The Irish Universities Association (IUA) has called for a €538 million funding package for the third-level sector, ahead of the announcement of Budget 2021 next week.
In its pre-budget submission, titled “Partners in Recovery”, the IUA called for a “sustained investment” in the third-level sector, following the immense financial loss felt by the university sector due to the coronavirus pandemic.
The package the IUA is seeking is divided into €220 million for capital expenditure and €318 million for recurring expenditure.
Specifically for the sector, the IUA wants €102 million to mitigate against the coronavirus-related costs of the next year, €246 million for projects designed to aid national recovery such as a flexi-skills programme and green campus infrastructure, €140 million for research and innovation purposes and €50 million to address the already existing core funding deficit within the sector.
In a press statement, Jim Miley, Director-General of the IUA said: “Our universities have a pivotal role to play in responding to the pandemic and in contributing to the national recovery. The variety and effectiveness of the roles that people within the sector have played to date is well recognised across so many disciplines”.
“We have framed our submission to government to reinforce and sustain the educational, research and pandemic response and to invest in this generation of students and researchers.”
“In establishing the new Department, the government has demonstrated a determination to ensure that the third level sector will play an ever more important role in society and in the economy. The IUA submission is pitched to respond to and support that determination.”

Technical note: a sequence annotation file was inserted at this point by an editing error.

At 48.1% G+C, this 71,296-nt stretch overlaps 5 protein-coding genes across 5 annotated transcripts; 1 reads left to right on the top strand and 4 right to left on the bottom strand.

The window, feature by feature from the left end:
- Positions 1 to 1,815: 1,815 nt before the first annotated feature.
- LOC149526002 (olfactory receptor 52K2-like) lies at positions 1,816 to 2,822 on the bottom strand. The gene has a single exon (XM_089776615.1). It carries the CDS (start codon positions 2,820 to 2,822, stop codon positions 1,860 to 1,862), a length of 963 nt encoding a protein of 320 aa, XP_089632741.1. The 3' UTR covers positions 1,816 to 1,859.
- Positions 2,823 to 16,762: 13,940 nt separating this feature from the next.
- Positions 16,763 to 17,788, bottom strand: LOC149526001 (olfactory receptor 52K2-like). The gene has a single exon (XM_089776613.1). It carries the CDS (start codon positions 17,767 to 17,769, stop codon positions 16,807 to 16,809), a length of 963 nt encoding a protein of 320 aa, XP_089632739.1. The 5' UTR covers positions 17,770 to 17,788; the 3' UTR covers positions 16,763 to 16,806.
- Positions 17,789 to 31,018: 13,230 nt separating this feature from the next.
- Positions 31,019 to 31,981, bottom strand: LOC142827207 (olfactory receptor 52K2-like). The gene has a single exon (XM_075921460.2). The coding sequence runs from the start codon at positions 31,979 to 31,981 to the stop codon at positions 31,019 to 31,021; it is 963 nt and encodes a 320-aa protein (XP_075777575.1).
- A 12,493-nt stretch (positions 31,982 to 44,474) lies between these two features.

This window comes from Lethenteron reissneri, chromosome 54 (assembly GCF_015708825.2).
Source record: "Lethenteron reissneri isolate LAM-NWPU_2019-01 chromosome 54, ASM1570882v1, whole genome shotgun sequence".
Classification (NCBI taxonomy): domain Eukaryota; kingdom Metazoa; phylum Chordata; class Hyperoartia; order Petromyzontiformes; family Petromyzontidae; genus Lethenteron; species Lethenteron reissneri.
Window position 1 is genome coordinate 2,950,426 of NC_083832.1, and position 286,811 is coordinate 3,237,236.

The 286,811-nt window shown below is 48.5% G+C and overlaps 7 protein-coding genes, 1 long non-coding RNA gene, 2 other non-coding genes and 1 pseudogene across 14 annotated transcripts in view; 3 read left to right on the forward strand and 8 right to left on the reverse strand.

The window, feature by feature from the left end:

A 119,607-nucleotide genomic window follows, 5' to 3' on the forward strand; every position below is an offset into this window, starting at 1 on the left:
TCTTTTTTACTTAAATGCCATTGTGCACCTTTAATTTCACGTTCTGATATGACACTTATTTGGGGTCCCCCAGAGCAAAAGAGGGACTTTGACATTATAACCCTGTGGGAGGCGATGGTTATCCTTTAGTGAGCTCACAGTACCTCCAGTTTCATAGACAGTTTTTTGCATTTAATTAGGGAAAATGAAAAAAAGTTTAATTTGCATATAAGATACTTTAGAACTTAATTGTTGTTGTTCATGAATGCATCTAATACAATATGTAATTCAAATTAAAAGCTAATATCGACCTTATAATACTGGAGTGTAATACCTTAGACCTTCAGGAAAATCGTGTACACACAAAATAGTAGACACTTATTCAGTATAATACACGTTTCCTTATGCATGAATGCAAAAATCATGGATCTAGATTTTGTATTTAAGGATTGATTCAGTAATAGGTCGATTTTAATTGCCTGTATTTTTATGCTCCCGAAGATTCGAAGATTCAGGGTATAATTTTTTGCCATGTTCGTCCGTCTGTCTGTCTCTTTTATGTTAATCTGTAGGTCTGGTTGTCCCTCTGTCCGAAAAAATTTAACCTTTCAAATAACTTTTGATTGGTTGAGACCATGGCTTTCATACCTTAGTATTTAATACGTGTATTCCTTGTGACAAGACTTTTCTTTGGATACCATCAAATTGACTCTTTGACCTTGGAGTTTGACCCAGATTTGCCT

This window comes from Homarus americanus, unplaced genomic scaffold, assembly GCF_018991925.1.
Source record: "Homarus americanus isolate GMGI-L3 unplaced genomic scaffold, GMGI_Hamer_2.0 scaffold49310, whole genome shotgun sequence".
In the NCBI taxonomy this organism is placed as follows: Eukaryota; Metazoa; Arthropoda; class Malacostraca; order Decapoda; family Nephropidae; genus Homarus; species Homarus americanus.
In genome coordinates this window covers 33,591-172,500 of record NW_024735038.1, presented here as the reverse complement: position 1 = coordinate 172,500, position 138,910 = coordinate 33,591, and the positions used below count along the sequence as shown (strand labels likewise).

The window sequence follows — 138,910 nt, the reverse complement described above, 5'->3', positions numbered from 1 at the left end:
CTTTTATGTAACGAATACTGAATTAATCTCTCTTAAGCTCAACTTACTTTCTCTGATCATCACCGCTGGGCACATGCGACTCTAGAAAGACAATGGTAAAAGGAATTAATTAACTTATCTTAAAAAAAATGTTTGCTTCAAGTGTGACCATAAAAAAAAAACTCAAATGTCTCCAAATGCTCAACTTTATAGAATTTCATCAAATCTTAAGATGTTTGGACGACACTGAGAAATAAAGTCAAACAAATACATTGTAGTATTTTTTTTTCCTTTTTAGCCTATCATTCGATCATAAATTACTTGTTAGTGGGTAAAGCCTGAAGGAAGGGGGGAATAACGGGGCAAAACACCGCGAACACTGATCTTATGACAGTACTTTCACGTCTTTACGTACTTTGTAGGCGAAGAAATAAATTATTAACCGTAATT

“A key element in the submission focuses on greater investment in student welfare. The Minister committed welcome additional funding in this area in July but given the circumstances that so many students find themselves in, we have got to ensure that there are more substantial well-being initiatives and supports in place to help students deal with the extraordinary circumstances they find themselves in due to consequences of the pandemic”, Miley concluded.
Of the €102 million requested for additional coronavirus costs, the IUA are seeking €35 million for additional student welfare supports, particularly to address mental health, student hardship and engagement and retention of students in the new learning environment.
Also within the €102 million, €32 million is being sought to cover the costs of the recently announced additional places in higher education.
Budget 2021 will be published next Tuesday. This is the first budget to take place in the context of the global pandemic, with many groups from all sectors of society seeking public investment.
Yesterday, Minister for Finance Paschal Donohoe announced that €1.5 billion would be drawn down from the Ireland Strategic Investment Fund (ISIF), which is the government’s so-called “rainy-day fund”.
This budget is also unique as the usual European Fiscal Compact rules that have been in place since 2013, which restrict the ability of member states to incur debt and therefore engage in vastly increased public spending, have been suspended.
It remains to be seen if this relaxation will aid the financial wellbeing of Ireland’s third-level sector.
Higher education institutions have received a steady stream of funding since Minister for Higher Education Simon Harris took over in June.
Harris has been outspoken about a need for more money to be invested in higher education.
In an interview with Claire Byrne on RTÉ Radio One at the end of August, Harris said that registration fees for students were “too high”.
“I’ve been Minister for eight weeks and I would like to look at this over the lifetime of the Government, obviously we have a budget in October”, he added.